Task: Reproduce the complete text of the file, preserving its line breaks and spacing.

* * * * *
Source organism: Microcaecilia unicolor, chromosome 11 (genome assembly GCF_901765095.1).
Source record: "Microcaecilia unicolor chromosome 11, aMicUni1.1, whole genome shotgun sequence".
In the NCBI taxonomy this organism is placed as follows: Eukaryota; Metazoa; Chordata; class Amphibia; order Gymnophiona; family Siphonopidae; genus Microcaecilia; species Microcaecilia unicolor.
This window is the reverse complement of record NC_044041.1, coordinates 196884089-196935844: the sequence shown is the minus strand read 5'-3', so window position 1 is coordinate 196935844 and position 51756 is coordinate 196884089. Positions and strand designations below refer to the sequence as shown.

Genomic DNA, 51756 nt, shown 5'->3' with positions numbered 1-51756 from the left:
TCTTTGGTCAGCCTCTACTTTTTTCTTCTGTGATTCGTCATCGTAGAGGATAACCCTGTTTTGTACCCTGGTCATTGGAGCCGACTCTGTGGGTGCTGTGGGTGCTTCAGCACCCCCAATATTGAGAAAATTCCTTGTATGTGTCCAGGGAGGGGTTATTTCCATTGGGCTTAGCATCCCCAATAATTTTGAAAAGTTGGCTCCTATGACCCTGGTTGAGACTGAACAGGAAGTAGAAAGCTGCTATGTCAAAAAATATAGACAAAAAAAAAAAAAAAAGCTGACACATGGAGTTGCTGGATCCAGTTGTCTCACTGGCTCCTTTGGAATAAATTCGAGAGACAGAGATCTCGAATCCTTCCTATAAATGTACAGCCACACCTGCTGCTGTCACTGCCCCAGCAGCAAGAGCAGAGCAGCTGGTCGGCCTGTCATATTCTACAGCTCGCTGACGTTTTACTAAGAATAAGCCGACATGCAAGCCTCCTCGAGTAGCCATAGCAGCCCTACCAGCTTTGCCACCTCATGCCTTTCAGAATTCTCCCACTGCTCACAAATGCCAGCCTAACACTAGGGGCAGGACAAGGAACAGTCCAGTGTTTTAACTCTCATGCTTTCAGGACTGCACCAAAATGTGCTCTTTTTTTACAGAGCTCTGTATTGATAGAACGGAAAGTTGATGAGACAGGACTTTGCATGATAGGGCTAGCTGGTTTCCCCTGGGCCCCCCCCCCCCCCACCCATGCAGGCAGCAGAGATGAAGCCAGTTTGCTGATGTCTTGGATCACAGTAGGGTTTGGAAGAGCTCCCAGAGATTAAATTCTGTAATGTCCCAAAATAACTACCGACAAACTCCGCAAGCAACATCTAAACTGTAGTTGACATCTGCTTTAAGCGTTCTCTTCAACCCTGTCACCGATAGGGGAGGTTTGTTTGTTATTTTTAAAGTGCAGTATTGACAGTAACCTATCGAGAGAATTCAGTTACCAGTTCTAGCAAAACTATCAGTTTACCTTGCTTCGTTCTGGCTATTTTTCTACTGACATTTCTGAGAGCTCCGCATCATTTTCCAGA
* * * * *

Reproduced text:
Source organism: Microcaecilia unicolor, chromosome 11 (genome assembly GCF_901765095.1).
Source record: "Microcaecilia unicolor chromosome 11, aMicUni1.1, whole genome shotgun sequence".
In the NCBI taxonomy this organism is placed as follows: Eukaryota; Metazoa; Chordata; class Amphibia; order Gymnophiona; family Siphonopidae; genus Microcaecilia; species Microcaecilia unicolor.
This window is the reverse complement of record NC_044041.1, coordinates 196884089-196935844: the sequence shown is the minus strand read 5'-3', so window position 1 is coordinate 196935844 and position 51756 is coordinate 196884089. Positions and strand designations below refer to the sequence as shown.

Genomic DNA, 51756 nt, shown 5'->3' with positions numbered 1-51756 from the left:
TCTTTGGTCAGCCTCTACTTTTTTCTTCTGTGATTCGTCATCGTAGAGGATAACCCTGTTTTGTACCCTGGTCATTGGAGCCGACTCTGTGGGTGCTGTGGGTGCTTCAGCACCCCCAATATTGAGAAAATTCCTTGTATGTGTCCAGGGAGGGGTTATTTCCATTGGGCTTAGCATCCCCAATAATTTTGAAAAGTTGGCTCCTATGACCCTGGTTGAGACTGAACAGGAAGTAGAAAGCTGCTATGTCAAAAAATATAGACAAAAAAAAAAAAAAAAGCTGACACATGGAGTTGCTGGATCCAGTTGTCTCACTGGCTCCTTTGGAATAAATTCGAGAGACAGAGATCTCGAATCCTTCCTATAAATGTACAGCCACACCTGCTGCTGTCACTGCCCCAGCAGCAAGAGCAGAGCAGCTGGTCGGCCTGTCATATTCTACAGCTCGCTGACGTTTTACTAAGAATAAGCCGACATGCAAGCCTCCTCGAGTAGCCATAGCAGCCCTACCAGCTTTGCCACCTCATGCCTTTCAGAATTCTCCCACTGCTCACAAATGCCAGCCTAACACTAGGGGCAGGACAAGGAACAGTCCAGTGTTTTAACTCTCATGCTTTCAGGACTGCACCAAAATGTGCTCTTTTTTTACAGAGCTCTGTATTGATAGAACGGAAAGTTGATGAGACAGGACTTTGCATGATAGGGCTAGCTGGTTTCCCCTGGGCCCCCCCCCCCCCCACCCATGCAGGCAGCAGAGATGAAGCCAGTTTGCTGATGTCTTGGATCACAGTAGGGTTTGGAAGAGCTCCCAGAGATTAAATTCTGTAATGTCCCAAAATAACTACCGACAAACTCCGCAAGCAACATCTAAACTGTAGTTGACATCTGCTTTAAGCGTTCTCTTCAACCCTGTCACCGATAGGGGAGGTTTGTTTGTTATTTTTAAAGTGCAGTATTGACAGTAACCTATCGAGAGAATTCAGTTACCAGTTCTAGCAAAACTATCAGTTTACCTTGCTTCGTTCTGGCTATTTTTCTACTGACATTTCTGAGAGCTCCGCATCATTTTCCAGA